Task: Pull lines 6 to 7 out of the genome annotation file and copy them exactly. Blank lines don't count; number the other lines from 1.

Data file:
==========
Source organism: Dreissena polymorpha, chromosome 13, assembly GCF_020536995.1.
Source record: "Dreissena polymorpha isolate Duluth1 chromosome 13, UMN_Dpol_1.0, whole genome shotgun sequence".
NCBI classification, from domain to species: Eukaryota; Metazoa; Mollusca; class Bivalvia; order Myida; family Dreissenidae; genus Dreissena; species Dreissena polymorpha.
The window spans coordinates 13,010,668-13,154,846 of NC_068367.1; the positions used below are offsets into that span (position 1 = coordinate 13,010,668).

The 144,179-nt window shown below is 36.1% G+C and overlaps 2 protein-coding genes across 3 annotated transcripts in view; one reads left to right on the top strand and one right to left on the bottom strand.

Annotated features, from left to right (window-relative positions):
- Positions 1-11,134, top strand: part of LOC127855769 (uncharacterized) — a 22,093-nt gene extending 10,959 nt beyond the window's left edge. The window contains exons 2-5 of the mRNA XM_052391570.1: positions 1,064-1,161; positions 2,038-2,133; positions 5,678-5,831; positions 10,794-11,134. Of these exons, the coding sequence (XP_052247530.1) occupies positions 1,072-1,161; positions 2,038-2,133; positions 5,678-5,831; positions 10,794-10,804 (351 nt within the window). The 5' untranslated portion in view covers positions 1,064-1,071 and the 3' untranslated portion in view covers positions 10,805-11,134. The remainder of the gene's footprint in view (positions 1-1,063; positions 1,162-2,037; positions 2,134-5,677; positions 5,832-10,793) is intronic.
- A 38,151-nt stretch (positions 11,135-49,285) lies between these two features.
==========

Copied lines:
Annotated features, from left to right (window-relative positions):
- Positions 1-11,134, top strand: part of LOC127855769 (uncharacterized) — a 22,093-nt gene extending 10,959 nt beyond the window's left edge. The window contains exons 2-5 of the mRNA XM_052391570.1: positions 1,064-1,161; positions 2,038-2,133; positions 5,678-5,831; positions 10,794-11,134. Of these exons, the coding sequence (XP_052247530.1) occupies positions 1,072-1,161; positions 2,038-2,133; positions 5,678-5,831; positions 10,794-10,804 (351 nt within the window). The 5' untranslated portion in view covers positions 1,064-1,071 and the 3' untranslated portion in view covers positions 10,805-11,134. The remainder of the gene's footprint in view (positions 1-1,063; positions 1,162-2,037; positions 2,134-5,677; positions 5,832-10,793) is intronic.